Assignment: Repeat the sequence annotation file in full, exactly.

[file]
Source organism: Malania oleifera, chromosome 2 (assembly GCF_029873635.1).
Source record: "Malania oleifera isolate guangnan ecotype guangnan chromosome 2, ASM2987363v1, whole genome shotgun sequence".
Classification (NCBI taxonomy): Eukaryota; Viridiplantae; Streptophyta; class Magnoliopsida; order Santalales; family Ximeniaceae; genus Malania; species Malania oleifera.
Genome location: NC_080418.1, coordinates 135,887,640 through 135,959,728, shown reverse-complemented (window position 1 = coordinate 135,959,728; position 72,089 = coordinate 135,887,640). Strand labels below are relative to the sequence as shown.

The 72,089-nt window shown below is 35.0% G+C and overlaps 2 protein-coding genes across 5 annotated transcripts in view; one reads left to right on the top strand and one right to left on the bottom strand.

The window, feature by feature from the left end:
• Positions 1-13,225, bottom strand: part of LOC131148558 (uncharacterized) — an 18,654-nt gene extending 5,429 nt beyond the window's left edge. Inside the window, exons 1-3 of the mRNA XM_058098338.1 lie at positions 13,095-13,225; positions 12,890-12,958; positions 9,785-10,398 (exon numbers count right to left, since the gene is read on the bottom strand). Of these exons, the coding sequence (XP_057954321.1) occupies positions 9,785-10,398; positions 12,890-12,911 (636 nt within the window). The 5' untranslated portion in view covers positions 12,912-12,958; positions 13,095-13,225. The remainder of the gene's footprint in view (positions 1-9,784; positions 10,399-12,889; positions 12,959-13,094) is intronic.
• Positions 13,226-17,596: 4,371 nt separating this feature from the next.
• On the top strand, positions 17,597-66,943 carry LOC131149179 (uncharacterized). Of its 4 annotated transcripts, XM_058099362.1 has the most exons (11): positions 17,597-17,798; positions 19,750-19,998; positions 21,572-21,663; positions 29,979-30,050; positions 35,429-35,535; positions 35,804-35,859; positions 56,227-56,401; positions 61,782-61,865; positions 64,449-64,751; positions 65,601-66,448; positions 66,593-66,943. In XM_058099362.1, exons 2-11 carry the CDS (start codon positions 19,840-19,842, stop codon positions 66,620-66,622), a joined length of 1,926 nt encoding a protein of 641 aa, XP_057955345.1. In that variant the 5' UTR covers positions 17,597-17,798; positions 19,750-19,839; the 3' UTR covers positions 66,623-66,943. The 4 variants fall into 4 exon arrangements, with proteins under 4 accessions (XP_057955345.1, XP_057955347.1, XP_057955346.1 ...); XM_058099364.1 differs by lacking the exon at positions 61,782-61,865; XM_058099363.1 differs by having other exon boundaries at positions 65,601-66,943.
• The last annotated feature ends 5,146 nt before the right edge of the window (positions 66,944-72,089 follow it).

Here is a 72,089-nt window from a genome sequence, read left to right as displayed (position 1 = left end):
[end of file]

Source organism: Malania oleifera, chromosome 2 (assembly GCF_029873635.1).
Source record: "Malania oleifera isolate guangnan ecotype guangnan chromosome 2, ASM2987363v1, whole genome shotgun sequence".
Classification (NCBI taxonomy): Eukaryota; Viridiplantae; Streptophyta; class Magnoliopsida; order Santalales; family Ximeniaceae; genus Malania; species Malania oleifera.
Genome location: NC_080418.1, coordinates 135,887,640 through 135,959,728, shown reverse-complemented (window position 1 = coordinate 135,959,728; position 72,089 = coordinate 135,887,640). Strand labels below are relative to the sequence as shown.

The 72,089-nt window shown below is 35.0% G+C and overlaps 2 protein-coding genes across 5 annotated transcripts in view; one reads left to right on the top strand and one right to left on the bottom strand.

The window, feature by feature from the left end:
• Positions 1-13,225, bottom strand: part of LOC131148558 (uncharacterized) — an 18,654-nt gene extending 5,429 nt beyond the window's left edge. Inside the window, exons 1-3 of the mRNA XM_058098338.1 lie at positions 13,095-13,225; positions 12,890-12,958; positions 9,785-10,398 (exon numbers count right to left, since the gene is read on the bottom strand). Of these exons, the coding sequence (XP_057954321.1) occupies positions 9,785-10,398; positions 12,890-12,911 (636 nt within the window). The 5' untranslated portion in view covers positions 12,912-12,958; positions 13,095-13,225. The remainder of the gene's footprint in view (positions 1-9,784; positions 10,399-12,889; positions 12,959-13,094) is intronic.
• Positions 13,226-17,596: 4,371 nt separating this feature from the next.
• On the top strand, positions 17,597-66,943 carry LOC131149179 (uncharacterized). Of its 4 annotated transcripts, XM_058099362.1 has the most exons (11): positions 17,597-17,798; positions 19,750-19,998; positions 21,572-21,663; positions 29,979-30,050; positions 35,429-35,535; positions 35,804-35,859; positions 56,227-56,401; positions 61,782-61,865; positions 64,449-64,751; positions 65,601-66,448; positions 66,593-66,943. In XM_058099362.1, exons 2-11 carry the CDS (start codon positions 19,840-19,842, stop codon positions 66,620-66,622), a joined length of 1,926 nt encoding a protein of 641 aa, XP_057955345.1. In that variant the 5' UTR covers positions 17,597-17,798; positions 19,750-19,839; the 3' UTR covers positions 66,623-66,943. The 4 variants fall into 4 exon arrangements, with proteins under 4 accessions (XP_057955345.1, XP_057955347.1, XP_057955346.1 ...); XM_058099364.1 differs by lacking the exon at positions 61,782-61,865; XM_058099363.1 differs by having other exon boundaries at positions 65,601-66,943.
• The last annotated feature ends 5,146 nt before the right edge of the window (positions 66,944-72,089 follow it).

Here is a 72,089-nt window from a genome sequence, read left to right as displayed (position 1 = left end):